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How the ESA sees the future of urban life

Amie Haven

Amie Haven, Journalist

Driverless cars, recycling human waste, and monitoring from the skies are just some of the ESA’s ideas for futuristic urban life.

“Smart cities are, in fact, complete ecosystems devoted to creating sustainable and resilient urban areas for the benefit of society and the local and global economies.” Infrastructure and smart cities, ESA

The ESA’s Smart Cities project is part of a sprawling attempt to manage the realities of population growth and cultivate sustainable urban living. The world’s population is expected to rise from 7.7 billion to 10 billion by 2057. Many of those people will be living in densely populated cities and urban design needs to take sustainability into account. 

The ESA is using its space research and technology to collaborate with Earthbound actors in research and commercial sectors. Expert teams are pooling their knowledge, ideas, and skills to provide solutions for complex urban problems. 

Mobility is a key area of concern. City dwellers need increased mobility for daily life and business needs. But current transportation systems cause congestion on the roads, pollute the environment and create toxic smog. Connected autonomous vehicles (CAVs) – or clean driverless vehicles – are the future of urban mobility. The ESA is working on a CAV programme called Project Darwin alongside the UK Space Agency, O2, Oxford and Glasgow Universities, Hispasat Spanish satellite operators, various specialised startups, and Darwin Innovation Group Oxford.

Project Darwin is a 4-year trial programme working on the technology for CAVs at the Harwell Campus in Oxford. The project aims to provide continuous connectivity for CAVs by using terrestrial 5G networks and satellites. CAVs will need to communicate with each other and with their surroundings, which creates vast amounts of data. And volumes of complex data require complex and reliable systems to manage them. Combining 5G networks with satellites will extend the reach and reliability of the CAVs as they navigate around cities and into rural areas without mobile network connections. 

Urbanites of the future can look forward to having their shopping delivered by clean energy driverless cars. Whilst tourists can view the sights of the city as they’re chauffeured in CAVs with constant access to road congestion data and air pollution levels.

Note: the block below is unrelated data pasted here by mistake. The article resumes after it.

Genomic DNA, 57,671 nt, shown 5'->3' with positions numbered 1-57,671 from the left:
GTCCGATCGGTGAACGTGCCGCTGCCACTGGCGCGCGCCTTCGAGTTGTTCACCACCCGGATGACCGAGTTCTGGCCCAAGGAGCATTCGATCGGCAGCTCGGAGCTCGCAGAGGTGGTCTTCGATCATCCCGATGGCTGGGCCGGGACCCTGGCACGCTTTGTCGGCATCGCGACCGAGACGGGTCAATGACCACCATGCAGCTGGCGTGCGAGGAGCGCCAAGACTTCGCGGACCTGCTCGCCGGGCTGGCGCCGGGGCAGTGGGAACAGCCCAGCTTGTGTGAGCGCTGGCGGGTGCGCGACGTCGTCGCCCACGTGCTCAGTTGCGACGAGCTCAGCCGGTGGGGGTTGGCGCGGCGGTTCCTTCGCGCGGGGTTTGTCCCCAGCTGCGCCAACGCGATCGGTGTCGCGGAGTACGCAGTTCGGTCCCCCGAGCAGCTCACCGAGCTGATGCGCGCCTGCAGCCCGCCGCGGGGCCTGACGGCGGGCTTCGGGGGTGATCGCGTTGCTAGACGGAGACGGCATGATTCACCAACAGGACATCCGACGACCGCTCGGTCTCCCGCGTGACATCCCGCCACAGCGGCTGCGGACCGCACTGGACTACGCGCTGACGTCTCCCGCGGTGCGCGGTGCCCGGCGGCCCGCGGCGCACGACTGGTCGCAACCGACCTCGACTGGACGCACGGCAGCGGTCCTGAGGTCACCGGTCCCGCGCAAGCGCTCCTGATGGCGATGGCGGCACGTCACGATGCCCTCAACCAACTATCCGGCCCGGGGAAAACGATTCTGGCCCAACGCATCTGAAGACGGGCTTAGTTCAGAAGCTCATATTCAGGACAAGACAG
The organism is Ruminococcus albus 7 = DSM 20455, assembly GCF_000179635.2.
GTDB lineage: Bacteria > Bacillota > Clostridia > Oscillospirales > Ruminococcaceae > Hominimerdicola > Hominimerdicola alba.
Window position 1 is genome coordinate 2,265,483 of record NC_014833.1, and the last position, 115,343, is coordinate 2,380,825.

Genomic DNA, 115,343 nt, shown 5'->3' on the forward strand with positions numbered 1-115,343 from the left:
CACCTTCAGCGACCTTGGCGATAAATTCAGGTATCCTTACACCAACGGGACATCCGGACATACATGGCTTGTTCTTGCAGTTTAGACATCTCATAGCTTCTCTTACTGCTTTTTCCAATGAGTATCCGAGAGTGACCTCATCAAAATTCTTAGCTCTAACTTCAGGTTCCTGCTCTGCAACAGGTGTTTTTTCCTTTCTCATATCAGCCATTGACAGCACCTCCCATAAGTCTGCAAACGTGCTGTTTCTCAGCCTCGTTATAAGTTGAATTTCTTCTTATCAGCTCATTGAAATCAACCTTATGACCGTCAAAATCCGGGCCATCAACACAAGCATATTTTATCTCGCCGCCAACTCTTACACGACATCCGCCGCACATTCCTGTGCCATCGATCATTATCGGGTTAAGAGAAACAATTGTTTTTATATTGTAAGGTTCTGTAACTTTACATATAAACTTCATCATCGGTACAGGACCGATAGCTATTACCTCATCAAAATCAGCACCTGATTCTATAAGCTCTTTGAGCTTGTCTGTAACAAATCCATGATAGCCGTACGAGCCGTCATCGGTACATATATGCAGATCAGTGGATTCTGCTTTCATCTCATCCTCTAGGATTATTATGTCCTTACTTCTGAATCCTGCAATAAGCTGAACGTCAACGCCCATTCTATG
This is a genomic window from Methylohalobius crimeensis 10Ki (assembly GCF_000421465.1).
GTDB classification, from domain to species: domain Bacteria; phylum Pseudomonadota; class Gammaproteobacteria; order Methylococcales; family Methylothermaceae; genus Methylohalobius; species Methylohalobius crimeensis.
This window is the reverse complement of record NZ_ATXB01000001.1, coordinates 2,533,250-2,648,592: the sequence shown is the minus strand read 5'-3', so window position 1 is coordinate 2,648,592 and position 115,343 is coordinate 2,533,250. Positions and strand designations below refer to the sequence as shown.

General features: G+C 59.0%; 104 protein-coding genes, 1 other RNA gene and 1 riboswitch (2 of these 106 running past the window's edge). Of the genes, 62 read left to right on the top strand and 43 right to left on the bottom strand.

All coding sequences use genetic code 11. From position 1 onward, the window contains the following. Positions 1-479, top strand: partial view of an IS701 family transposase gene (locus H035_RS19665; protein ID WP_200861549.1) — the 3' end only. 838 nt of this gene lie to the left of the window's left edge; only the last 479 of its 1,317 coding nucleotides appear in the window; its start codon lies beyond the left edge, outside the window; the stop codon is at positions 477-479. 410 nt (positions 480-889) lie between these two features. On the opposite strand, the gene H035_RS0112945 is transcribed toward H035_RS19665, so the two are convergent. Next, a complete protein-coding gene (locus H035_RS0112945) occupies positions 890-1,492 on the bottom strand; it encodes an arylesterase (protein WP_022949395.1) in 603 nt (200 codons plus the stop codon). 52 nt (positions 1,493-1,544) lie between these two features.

But it’s not just congestion and smog which blight cities – waste is a major problem. Densely populated cities full of people create enormous amounts of human waste whilst humans in general consume resources at an unsustainable rate. To tackle this problem the ESA propose adapting a method devised for use in space – closed-loop ecosystems

Devised for astronauts to survive in the resource scarcity of space, these closed-loop ecosystems aim to turn human waste back into air, water, and food. The ESA’s Micro-Ecological Life Support System Alternative (MELiSSA) team are currently working on these systems to improve life for astronauts in space, as well as looking at possible applications on Earth.

Whilst the idea of turning what we excrete back into air, water, and food may cause some to wrinkle their nose, such innovations are increasingly necessary as we deplete the world’s resources. Currently, a pilot plant in Barcelona, Spain are using rats to see if closed-loop systems can result in happy and healthy living. 

Watching over all this future activity will be high-altitude platform systems (HAPS). HAPS are unmanned stratospheric vehicles that connect with and complement communication networks. They can be used to observe and monitor urban life, gathering data on the entire functioning of a city and its impact on the environment. 

Research is being conducted into urban resiliency using Earth observation satellites at the Remote Sensing Lab of the Foundation for Research and Technology Hellas in Greece. The information will hopefully inform future urban developments and policies for sustainable city growth. 

Since human population growth requires increasing shares of the world’s resources, innovation will be key to ensuring our growth is sustainable. ESA’s Smart Cities project is investing in research and business, whilst contributing its own know-how, to make sustainable urban living a viable prospect.

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